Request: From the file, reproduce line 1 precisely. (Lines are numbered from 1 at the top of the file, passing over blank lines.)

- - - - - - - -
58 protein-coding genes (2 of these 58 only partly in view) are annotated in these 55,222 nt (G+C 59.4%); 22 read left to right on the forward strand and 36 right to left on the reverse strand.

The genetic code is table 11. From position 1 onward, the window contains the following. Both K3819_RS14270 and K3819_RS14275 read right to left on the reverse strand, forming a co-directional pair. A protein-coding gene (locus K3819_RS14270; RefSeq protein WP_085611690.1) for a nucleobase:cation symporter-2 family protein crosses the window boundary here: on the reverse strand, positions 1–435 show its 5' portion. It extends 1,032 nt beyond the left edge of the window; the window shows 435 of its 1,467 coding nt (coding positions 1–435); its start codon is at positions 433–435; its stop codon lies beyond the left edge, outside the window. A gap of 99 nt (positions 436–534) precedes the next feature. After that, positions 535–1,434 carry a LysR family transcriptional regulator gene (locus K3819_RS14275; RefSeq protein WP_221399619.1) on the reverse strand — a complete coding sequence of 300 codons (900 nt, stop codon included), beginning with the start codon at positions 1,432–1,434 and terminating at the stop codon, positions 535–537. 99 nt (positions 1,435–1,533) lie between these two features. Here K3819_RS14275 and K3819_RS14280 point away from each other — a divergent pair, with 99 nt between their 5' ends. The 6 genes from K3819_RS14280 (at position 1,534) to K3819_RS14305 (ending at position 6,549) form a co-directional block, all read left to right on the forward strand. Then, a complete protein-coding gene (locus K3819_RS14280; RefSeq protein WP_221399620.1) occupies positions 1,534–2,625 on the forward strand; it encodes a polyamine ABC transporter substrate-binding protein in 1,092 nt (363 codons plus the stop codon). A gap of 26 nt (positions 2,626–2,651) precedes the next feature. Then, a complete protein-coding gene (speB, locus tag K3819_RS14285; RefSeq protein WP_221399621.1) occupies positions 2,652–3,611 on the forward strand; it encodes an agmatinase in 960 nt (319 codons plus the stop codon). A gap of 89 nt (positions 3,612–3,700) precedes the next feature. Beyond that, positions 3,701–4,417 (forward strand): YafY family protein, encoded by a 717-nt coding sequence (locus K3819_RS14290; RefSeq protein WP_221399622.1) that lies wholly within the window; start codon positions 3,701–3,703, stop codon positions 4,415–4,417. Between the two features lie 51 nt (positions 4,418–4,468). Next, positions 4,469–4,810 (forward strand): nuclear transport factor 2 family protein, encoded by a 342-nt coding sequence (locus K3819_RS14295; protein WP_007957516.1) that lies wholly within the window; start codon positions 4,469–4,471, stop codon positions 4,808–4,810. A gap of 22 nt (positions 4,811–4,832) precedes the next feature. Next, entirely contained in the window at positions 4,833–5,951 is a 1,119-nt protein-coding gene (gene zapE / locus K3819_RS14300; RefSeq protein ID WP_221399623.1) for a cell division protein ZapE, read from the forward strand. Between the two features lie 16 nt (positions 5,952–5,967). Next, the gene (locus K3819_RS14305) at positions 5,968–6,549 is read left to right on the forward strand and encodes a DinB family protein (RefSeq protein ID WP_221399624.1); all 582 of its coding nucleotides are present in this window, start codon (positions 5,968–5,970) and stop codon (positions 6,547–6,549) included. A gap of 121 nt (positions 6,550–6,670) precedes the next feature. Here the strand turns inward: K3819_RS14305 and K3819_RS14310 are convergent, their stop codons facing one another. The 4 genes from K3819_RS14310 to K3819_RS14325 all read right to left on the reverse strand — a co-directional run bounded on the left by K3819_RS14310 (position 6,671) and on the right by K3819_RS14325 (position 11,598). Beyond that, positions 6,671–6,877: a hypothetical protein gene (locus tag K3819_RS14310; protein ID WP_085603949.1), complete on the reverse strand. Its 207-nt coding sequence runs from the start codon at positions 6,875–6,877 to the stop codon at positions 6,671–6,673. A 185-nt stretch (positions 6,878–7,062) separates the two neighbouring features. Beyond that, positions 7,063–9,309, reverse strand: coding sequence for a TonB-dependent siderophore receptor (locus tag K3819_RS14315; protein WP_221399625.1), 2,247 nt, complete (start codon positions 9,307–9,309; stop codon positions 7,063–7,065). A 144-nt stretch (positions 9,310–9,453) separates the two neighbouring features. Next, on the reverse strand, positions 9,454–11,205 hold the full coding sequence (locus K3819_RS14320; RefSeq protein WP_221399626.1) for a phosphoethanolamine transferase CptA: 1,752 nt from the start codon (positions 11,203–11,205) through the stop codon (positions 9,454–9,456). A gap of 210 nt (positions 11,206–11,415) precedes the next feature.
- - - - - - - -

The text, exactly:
58 protein-coding genes (2 of these 58 only partly in view) are annotated in these 55,222 nt (G+C 59.4%); 22 read left to right on the forward strand and 36 right to left on the reverse strand.